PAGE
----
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Wheelchair Securement & Lift Operations PowerPoint Presentation
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Wheelchair Securement & Lift Operations

Wheelchair Securement & Lift Operations

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Wheelchair Securement & Lift Operations

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  1. Wheelchair Securement&Lift Operations Provided by RLS & Associates Inc.

  2. Course Purpose You will learn: • Americans with Disabilities Act • Different types of disabilities • Lift operations • Proper securement techniques

  3. Americans with Disabilities Act(ADA)

  4. Americans with Disabilities Act The purpose of the Americans with Disabilities Act of 1990 is to: • (1) to provide a clear and comprehensive national mandate for the elimination of discrimination against individuals with disabilities; • (2) to provide clear, strong, consistent, enforceable standards addressing discrimination against individuals with disabilities; • (3) to ensure that the Federal Government plays a central role in enforcing the standards established in this Act on behalf of individuals with disabilities; and • (4) to invoke the sweep of congressional authority, including the power to enforce the fourteenth amendment and to regulate commerce, in order to address the major areas of discrimination faced day-to-day by people with disabilities.

  5. Basic Parts • Cite: 49CFR37 Transportation Services for Individuals with Disabilities • Cite: 49CFR38 Accessibility Specifications for Transportation Vehicles

  6. Employee Training • Requirement to train personnel to proficiency • Operate vehicles and equipment safely • Provide level of service as required • Treat individuals with disabilities in a respectful, courteous way

  7. Lift and Securement Use • All “Common Wheelchairs” and their users must be transported • Common Wheelchair defined as: • Not exceeding 30” wide • Not exceeding 48” long, when measured 2” above ground • Does not weight more than 600 lbs. occupied • Securement system MUST be used to secure wheelchair (paratransit) • Cannot deny service on basis of difficulty in securing wheelchair

  8. Lift and Securement Use • Must permit standees to use lift to enter vehicle • Each securement location must have a 3-point passenger restraint system • Can only require passenger restraint if ALL passengers are required to use

  9. Lift and Securement Use • Transfer from wheelchair to vehicle seat can be recommended, but not required • Where necessary or requested, drivers must assist with use of: • Securement System • Ramp • Lift • This assistance is required even if the driver must leave his/her seat to do so

  10. ADA Questions & Answers • May a transit operator require common wheelchairs be secured to the vehicle? • Yes • What kinds of securement equipment must be provided • Two part securement system • May a transit operator deny boarding to a rider whose common wheelchair is difficult to secure • No • Does a wheelchair user have to use the seatbelt and shoulder harness • No - unless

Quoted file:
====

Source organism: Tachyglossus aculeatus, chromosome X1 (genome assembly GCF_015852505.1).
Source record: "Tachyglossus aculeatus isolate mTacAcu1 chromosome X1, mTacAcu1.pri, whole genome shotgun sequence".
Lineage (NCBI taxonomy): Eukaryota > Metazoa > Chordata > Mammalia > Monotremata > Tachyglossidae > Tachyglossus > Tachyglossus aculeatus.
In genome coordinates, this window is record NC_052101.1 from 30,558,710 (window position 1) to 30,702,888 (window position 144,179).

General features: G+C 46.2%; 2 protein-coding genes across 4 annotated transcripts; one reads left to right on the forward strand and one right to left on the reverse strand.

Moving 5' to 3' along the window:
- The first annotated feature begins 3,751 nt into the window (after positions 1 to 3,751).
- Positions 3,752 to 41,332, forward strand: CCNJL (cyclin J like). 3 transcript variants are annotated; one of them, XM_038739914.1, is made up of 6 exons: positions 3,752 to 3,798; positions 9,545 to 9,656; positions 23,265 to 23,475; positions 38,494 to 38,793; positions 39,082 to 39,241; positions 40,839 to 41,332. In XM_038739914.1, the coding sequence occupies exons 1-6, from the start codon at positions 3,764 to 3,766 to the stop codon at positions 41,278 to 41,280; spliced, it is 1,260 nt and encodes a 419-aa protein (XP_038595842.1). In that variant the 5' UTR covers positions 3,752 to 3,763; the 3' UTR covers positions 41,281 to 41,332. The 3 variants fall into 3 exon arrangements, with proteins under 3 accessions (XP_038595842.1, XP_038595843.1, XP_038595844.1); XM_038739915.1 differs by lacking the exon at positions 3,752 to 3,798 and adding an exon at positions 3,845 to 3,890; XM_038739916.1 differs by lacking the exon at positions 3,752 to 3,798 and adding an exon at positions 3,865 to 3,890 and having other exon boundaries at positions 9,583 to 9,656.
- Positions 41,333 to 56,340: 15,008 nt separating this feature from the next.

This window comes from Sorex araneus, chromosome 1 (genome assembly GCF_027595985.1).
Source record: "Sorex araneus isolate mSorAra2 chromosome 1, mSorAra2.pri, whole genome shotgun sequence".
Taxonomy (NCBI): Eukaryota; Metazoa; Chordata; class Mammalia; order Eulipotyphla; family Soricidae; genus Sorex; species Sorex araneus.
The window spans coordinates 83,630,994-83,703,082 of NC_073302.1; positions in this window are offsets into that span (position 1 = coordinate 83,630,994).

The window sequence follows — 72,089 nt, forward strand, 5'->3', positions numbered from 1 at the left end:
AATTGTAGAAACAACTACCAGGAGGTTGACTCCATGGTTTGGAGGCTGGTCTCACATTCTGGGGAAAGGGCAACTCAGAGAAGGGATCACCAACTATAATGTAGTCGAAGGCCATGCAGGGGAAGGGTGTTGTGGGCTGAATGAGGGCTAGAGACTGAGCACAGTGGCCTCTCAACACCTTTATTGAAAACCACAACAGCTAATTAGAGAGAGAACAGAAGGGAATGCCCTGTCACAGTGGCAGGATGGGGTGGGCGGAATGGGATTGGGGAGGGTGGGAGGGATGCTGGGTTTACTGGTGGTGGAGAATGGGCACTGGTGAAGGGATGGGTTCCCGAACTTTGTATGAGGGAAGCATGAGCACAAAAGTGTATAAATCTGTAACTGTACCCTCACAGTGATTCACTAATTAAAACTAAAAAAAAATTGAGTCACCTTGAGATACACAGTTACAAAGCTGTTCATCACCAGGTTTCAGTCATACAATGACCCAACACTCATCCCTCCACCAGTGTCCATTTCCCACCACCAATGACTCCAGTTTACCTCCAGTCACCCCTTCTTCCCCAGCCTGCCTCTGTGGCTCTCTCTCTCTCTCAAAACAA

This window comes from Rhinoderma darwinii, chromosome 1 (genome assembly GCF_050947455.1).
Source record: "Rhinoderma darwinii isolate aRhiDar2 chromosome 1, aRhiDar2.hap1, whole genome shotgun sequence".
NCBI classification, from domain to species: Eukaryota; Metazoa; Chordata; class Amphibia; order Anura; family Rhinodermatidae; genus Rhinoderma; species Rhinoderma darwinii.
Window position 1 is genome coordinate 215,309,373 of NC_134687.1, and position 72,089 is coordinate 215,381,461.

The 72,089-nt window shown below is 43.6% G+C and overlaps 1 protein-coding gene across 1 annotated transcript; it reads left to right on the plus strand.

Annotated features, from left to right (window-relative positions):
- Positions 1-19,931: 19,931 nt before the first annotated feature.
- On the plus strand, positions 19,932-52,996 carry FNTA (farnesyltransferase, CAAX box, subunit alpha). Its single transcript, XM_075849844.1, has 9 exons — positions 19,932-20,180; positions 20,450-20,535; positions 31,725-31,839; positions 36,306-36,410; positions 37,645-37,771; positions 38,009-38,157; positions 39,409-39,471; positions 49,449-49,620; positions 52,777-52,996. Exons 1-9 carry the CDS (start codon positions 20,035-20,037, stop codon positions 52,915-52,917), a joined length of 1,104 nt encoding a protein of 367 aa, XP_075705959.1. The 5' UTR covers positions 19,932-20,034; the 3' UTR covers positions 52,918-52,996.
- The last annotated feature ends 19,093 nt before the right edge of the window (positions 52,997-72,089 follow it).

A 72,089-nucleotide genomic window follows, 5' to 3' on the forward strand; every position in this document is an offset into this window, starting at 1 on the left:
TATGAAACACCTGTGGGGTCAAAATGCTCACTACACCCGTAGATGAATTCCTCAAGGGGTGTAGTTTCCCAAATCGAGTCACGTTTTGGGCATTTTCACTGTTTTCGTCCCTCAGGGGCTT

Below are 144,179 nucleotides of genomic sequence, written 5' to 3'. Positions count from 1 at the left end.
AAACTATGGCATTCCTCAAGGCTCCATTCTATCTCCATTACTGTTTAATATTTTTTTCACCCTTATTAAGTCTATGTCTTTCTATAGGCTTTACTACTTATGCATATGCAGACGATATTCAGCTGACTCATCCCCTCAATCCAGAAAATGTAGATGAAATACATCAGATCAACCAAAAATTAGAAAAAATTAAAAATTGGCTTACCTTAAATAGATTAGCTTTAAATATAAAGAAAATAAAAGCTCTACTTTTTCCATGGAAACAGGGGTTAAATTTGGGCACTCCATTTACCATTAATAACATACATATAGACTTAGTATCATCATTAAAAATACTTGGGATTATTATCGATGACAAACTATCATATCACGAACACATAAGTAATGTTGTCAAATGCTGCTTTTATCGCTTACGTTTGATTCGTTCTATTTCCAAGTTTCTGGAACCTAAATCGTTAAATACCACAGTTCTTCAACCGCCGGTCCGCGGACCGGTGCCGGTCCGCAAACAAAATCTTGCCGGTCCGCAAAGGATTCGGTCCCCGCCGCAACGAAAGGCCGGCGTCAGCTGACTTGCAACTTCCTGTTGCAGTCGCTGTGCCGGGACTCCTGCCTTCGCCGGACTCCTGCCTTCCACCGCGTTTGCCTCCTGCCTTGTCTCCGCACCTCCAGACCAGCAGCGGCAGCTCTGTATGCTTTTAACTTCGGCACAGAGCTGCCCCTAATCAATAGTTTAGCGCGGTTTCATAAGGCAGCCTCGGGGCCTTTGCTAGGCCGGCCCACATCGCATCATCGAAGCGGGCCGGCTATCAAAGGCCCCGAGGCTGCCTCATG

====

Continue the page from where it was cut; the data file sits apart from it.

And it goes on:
11. ADA Questions & Answers • What if the accessibility equipment is missing or not working • Must maintain • Does a wheelchair need brakes in order to use public transit • No • Can a transit operator require a person to transfer from a wheelchair to a vehicle seat • No

  12. Maintenance of Lifts • Regular and frequent lift maintenance program must be developed and instituted • Drivers must report non-operating lifts by the most immediate means available • Every effort must be made to repair lifts before the next day of service • If vehicle with inoperative lift is on route with headways > 30 min., must provide alternate transportation

  13. Mobility Aids and Life Support Systems • Service animals must be allowed to accompany passengers • Passengers must be permitted to travel with life support, including: • Respirators • Portable Oxygen • Can only deny if to transport would violate rules concerning the transportation of hazardous materials

  14. How can you help

  15. Persons With Disabilities Take the time necessary to allow passengers with disabilities to board comfortably and safely: • Be courteous • Patient • Accepting The invisible barriers that continue to stand in the way of persons with disabilities: • Negative attitudes • Fear • Stereotyping • Lack of knowledge

  16. Appropriate Terminology Use • Disabled • Non disabled • Congenital disability • Does not speak Instead Of • Handicapped • Able-bodied • Birth defect • Mute or dumb Language plays a powerful and important role in shaping ideas and attitudes creating either a positive or insensitive view of people:

  17. Appropriate Terminology Proper Usage • Hearing impaired • Partially sighted • Speech impaired • Blind • People who are... • Persons with… Avoid Using • Victim • Afflicted with • Cripple • Invalid • Wheelchair bound • Confined to a wheelchair

  18. Consider This When we are very young, we depend on others for basic levels of care. Often as we age, we are again dependent on others. For this reason, people in the disabled community consider others as “temporarily abled.”

  19. Visual Impairments People can be born blind or become blind later through an accident or disease. When transporting a visually impaired person: • Introduce yourself • Offer assistance • Use normal tone of voice • Clear concise instructions • Respect guide dog • Use care in giving directions • Notify the individual if you are leaving

  20. Hearing Impairments Persons with severe hearing impairment rely upon their eyes for signals which represent ideas. When you transport a person with a hearing impairment: • Introduce yourself • Speak clearly and distinctly • Provide a clear view of your mouth • Use normal tone • Speak directly to the person • Careful of facial expression

  21. Cognitive disabilities The range of a persons disability may be classified as mild, moderate, severe, or profound. When you transport a person with developmental disabilities: • Introduce yourself • Do not talk down to the person • Offer assistance, but do not push it • Give directions one step at a time • Do not assume the person is sick • Be patient • Treat adults as adults